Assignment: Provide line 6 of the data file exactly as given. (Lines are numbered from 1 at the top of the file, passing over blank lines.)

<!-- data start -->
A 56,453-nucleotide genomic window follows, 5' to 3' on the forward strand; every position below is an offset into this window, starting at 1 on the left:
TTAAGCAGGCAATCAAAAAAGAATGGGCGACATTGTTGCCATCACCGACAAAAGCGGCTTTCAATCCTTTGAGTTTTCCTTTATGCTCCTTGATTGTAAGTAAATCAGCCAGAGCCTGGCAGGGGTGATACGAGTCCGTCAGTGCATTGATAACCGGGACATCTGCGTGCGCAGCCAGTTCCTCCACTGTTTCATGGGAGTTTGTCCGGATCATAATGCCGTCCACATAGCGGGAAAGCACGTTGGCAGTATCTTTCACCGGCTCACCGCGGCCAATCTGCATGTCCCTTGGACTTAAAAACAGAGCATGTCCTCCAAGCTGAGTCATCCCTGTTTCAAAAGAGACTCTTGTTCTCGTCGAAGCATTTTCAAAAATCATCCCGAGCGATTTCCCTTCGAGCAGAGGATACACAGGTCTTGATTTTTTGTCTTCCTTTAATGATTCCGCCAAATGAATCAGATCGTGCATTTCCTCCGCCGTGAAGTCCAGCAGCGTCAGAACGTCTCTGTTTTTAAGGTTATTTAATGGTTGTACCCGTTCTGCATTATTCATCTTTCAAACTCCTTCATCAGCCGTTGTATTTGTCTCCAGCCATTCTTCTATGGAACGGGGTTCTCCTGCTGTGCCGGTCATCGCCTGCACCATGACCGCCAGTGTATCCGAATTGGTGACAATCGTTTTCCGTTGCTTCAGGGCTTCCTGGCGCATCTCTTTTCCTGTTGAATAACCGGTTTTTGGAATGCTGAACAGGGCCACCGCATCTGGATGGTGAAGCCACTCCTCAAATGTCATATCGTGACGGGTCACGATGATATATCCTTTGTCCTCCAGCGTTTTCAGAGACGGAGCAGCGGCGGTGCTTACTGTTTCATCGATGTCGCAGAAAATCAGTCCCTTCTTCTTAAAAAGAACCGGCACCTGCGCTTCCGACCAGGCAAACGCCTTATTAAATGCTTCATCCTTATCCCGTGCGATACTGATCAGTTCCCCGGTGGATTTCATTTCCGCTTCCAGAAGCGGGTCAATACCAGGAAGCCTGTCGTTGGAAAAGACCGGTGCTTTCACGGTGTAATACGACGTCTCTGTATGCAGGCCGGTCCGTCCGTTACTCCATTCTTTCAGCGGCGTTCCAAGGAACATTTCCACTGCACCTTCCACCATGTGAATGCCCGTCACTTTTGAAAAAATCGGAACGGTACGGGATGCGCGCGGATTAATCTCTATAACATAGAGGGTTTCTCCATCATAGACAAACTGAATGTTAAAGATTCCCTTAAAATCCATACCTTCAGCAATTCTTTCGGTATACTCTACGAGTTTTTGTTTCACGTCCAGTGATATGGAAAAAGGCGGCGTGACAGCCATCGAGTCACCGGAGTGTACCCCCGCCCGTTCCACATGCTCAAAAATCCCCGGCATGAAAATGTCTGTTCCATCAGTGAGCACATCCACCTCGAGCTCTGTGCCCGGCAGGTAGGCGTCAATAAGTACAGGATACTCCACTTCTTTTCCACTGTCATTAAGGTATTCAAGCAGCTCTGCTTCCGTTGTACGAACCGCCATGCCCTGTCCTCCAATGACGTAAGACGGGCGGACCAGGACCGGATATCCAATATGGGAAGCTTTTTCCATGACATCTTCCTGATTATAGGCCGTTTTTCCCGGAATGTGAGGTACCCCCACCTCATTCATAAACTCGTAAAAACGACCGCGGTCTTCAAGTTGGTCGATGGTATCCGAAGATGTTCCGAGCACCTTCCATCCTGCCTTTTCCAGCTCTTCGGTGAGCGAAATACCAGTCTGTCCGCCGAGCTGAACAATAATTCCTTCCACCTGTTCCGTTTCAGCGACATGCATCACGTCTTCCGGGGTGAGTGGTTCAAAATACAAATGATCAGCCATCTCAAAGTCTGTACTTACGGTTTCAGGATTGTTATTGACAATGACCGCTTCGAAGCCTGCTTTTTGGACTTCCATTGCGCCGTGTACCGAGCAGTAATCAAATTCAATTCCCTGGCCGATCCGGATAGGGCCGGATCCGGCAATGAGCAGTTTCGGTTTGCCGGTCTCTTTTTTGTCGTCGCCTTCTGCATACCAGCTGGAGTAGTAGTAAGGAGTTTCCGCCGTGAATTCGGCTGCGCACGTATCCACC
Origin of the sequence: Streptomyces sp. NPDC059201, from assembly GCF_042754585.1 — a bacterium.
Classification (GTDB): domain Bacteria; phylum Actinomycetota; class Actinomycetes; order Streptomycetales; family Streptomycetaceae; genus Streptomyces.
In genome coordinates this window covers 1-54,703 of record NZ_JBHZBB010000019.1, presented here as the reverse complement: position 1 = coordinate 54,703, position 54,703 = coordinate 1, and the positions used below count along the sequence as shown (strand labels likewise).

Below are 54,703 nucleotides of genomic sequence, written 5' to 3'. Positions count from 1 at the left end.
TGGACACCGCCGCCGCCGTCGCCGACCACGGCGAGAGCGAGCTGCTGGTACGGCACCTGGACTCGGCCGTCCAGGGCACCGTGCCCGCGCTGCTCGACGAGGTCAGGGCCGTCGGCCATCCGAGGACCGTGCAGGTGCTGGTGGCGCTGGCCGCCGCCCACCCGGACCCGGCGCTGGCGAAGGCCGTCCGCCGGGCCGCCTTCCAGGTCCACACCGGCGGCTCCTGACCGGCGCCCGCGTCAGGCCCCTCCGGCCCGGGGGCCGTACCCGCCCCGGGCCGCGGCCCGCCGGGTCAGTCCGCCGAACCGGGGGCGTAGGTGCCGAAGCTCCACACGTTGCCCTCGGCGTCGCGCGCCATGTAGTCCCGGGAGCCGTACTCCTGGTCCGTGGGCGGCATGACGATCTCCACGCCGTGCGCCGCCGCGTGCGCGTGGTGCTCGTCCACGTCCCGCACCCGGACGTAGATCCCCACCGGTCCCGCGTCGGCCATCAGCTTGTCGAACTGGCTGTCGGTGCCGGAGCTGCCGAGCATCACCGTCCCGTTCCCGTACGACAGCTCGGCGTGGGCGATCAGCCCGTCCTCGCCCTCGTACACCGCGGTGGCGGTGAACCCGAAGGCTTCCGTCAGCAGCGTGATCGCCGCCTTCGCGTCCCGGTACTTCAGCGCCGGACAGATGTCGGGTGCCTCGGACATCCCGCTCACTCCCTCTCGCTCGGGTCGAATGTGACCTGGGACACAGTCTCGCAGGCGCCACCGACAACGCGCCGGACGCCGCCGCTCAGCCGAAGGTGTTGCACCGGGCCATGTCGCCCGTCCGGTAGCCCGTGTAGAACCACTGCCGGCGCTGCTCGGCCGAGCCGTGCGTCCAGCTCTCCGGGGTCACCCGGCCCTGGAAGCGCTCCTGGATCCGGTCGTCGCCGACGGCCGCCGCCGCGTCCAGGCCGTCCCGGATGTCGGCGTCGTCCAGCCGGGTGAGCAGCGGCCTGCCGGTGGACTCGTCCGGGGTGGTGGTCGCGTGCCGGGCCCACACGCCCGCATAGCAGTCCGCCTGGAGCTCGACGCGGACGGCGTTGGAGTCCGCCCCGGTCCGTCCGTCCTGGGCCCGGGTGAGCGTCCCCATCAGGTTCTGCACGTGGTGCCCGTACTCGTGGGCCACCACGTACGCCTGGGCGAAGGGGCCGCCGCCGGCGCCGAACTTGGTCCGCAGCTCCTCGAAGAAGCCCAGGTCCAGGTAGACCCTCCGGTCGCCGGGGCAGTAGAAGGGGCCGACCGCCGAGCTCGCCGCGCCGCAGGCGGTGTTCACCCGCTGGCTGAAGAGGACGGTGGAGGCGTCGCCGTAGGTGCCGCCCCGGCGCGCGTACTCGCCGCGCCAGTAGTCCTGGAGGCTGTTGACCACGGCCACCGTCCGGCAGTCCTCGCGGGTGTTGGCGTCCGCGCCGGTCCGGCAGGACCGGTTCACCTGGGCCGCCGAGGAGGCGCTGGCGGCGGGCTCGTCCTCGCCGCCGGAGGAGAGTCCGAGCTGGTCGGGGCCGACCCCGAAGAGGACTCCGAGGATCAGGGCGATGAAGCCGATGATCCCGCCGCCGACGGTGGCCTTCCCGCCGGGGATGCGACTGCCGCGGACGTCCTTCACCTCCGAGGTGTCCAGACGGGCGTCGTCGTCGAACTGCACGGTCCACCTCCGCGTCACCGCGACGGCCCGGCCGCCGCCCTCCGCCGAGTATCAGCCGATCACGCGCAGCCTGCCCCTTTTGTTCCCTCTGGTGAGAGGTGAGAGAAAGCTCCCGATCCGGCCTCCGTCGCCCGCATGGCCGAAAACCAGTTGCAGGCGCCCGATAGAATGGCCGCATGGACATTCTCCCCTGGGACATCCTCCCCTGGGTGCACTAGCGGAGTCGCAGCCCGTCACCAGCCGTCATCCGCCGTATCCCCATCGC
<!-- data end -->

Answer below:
Below are 54,703 nucleotides of genomic sequence, written 5' to 3'. Positions count from 1 at the left end.